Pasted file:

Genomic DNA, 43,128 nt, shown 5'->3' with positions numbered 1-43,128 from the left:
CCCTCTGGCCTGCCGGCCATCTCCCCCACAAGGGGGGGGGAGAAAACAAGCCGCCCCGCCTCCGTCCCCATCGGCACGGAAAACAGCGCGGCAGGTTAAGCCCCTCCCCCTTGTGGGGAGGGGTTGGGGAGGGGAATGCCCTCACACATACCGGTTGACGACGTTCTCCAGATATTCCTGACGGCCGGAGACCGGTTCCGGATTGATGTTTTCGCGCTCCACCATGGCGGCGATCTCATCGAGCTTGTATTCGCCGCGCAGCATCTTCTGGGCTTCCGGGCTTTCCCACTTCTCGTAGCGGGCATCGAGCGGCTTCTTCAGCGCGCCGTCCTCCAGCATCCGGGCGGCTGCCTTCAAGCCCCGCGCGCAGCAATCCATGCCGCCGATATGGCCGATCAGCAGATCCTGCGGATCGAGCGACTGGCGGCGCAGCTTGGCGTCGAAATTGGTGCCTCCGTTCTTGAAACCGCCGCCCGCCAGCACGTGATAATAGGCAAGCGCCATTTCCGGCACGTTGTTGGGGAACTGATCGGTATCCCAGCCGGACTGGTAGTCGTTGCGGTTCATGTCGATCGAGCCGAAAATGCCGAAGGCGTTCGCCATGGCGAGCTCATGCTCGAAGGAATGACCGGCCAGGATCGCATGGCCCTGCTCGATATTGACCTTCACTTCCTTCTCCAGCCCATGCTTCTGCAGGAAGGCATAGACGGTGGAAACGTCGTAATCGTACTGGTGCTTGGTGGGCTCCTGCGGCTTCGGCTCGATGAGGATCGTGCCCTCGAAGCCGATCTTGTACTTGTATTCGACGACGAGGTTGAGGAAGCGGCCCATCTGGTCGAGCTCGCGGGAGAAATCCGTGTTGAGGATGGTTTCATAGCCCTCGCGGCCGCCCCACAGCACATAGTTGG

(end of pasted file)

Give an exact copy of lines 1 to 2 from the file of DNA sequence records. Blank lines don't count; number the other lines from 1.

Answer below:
Genomic DNA, 43,128 nt, shown 5'->3' with positions numbered 1-43,128 from the left:
CCCTCTGGCCTGCCGGCCATCTCCCCCACAAGGGGGGGGGAGAAAACAAGCCGCCCCGCCTCCGTCCCCATCGGCACGGAAAACAGCGCGGCAGGTTAAGCCCCTCCCCCTTGTGGGGAGGGGTTGGGGAGGGGAATGCCCTCACACATACCGGTTGACGACGTTCTCCAGATATTCCTGACGGCCGGAGACCGGTTCCGGATTGATGTTTTCGCGCTCCACCATGGCGGCGATCTCATCGAGCTTGTATTCGCCGCGCAGCATCTTCTGGGCTTCCGGGCTTTCCCACTTCTCGTAGCGGGCATCGAGCGGCTTCTTCAGCGCGCCGTCCTCCAGCATCCGGGCGGCTGCCTTCAAGCCCCGCGCGCAGCAATCCATGCCGCCGATATGGCCGATCAGCAGATCCTGCGGATCGAGCGACTGGCGGCGCAGCTTGGCGTCGAAATTGGTGCCTCCGTTCTTGAAACCGCCGCCCGCCAGCACGTGATAATAGGCAAGCGCCATTTCCGGCACGTTGTTGGGGAACTGATCGGTATCCCAGCCGGACTGGTAGTCGTTGCGGTTCATGTCGATCGAGCCGAAAATGCCGAAGGCGTTCGCCATGGCGAGCTCATGCTCGAAGGAATGACCGGCCAGGATCGCATGGCCCTGCTCGATATTGACCTTCACTTCCTTCTCCAGCCCATGCTTCTGCAGGAAGGCATAGACGGTGGAAACGTCGTAATCGTACTGGTGCTTGGTGGGCTCCTGCGGCTTCGGCTCGATGAGGATCGTGCCCTCGAAGCCGATCTTGTACTTGTATTCGACGACGAGGTTGAGGAAGCGGCCCATCTGGTCGAGCTCGCGGGAGAAATCCGTGTTGAGGATGGTTTCATAGCCCTCGCGGCCGCCCCACAGCACATAGTTGG